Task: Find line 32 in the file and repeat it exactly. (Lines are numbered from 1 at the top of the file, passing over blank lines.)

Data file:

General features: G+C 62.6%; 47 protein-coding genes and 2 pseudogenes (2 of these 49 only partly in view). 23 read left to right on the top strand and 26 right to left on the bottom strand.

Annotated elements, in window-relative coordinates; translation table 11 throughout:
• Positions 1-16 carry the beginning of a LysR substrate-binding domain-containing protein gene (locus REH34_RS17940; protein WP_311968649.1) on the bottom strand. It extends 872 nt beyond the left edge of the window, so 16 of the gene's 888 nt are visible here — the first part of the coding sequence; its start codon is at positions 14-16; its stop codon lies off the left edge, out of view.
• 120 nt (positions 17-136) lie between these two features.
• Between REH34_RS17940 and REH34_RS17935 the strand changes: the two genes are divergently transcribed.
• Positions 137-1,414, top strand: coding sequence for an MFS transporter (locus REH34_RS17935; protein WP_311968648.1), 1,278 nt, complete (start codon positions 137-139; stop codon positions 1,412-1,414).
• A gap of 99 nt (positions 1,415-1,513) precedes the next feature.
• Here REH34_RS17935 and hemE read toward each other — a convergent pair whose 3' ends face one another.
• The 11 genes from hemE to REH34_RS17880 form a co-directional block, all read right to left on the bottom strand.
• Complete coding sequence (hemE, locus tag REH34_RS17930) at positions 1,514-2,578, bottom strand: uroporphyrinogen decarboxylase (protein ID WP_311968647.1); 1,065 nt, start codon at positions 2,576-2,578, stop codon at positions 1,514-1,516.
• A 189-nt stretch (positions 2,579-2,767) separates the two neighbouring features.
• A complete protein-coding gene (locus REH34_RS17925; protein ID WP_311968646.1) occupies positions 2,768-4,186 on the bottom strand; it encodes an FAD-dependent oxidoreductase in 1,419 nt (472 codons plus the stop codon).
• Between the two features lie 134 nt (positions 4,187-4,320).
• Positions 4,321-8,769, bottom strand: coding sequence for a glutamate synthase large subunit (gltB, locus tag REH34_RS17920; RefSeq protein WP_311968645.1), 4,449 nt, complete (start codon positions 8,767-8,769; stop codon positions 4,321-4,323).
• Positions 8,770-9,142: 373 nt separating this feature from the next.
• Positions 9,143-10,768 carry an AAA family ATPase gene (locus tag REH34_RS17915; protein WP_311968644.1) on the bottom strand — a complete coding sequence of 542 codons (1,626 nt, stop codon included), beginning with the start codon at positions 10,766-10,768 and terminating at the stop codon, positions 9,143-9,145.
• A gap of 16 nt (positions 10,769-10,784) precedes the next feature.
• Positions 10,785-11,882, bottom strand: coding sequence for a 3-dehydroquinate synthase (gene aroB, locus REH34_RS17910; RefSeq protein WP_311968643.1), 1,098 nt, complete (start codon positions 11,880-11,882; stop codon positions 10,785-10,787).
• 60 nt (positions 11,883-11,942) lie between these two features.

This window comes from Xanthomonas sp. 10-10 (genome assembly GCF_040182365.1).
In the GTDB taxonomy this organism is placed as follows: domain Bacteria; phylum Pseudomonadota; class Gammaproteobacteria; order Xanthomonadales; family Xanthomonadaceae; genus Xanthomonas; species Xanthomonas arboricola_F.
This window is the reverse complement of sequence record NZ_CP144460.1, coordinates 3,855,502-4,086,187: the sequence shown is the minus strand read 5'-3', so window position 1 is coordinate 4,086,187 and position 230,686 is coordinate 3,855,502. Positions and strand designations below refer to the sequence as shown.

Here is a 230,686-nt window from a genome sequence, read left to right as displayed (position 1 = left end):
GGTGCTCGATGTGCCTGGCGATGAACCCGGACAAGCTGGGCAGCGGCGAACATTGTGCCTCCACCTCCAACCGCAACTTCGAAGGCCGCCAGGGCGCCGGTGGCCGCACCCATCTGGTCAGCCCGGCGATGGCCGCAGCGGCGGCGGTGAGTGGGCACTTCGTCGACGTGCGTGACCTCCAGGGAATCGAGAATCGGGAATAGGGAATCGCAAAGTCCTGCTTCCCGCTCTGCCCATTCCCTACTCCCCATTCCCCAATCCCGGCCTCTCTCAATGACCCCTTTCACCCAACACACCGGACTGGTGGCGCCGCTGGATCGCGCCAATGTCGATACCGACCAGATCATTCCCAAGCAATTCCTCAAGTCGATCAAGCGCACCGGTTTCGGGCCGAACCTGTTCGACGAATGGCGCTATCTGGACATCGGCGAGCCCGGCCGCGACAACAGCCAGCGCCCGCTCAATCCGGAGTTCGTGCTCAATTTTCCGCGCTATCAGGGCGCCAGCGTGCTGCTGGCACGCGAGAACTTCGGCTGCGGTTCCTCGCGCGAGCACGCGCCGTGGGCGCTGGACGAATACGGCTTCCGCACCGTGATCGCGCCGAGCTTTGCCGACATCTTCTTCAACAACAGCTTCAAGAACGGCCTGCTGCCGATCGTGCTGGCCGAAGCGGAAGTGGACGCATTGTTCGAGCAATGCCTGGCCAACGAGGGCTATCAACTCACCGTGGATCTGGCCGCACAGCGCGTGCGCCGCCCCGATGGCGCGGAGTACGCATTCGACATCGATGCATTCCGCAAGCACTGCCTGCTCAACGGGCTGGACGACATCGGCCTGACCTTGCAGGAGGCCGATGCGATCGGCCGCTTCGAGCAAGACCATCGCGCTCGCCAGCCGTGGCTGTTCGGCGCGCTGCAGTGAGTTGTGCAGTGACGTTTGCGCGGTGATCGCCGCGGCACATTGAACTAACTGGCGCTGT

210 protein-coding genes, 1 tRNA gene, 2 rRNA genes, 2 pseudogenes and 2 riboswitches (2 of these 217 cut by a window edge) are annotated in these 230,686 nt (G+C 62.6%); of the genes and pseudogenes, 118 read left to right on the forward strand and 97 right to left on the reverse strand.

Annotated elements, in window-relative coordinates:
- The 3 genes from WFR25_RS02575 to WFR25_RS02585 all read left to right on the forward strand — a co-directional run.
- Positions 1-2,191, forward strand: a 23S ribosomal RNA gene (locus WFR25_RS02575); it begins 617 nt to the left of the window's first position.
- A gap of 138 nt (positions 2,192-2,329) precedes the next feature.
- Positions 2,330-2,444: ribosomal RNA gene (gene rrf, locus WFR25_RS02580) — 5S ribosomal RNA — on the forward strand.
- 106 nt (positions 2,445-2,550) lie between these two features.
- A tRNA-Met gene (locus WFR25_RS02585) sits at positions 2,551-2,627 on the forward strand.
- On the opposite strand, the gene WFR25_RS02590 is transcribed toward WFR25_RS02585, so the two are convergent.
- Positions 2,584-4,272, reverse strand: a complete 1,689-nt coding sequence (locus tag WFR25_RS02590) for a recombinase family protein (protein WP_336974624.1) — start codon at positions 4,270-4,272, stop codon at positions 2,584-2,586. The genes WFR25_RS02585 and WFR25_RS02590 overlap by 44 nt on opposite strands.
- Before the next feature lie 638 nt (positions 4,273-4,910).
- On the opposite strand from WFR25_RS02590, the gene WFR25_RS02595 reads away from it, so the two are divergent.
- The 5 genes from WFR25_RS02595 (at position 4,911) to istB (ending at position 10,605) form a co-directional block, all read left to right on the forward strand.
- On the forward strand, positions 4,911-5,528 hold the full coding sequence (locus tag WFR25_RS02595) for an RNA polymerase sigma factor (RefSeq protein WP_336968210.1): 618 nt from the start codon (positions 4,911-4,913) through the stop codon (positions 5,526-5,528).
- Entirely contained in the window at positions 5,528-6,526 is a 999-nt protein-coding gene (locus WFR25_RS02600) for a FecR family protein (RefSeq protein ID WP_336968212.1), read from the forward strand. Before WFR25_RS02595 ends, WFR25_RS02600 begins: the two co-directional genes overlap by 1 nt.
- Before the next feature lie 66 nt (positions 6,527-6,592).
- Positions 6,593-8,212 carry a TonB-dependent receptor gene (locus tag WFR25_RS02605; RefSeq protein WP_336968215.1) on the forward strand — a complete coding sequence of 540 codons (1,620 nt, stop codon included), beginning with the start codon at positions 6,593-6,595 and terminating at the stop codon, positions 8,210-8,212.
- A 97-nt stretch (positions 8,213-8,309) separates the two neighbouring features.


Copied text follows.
- A tRNA-Met gene (locus WFR25_RS02585) sits at positions 2,551-2,627 on the forward strand.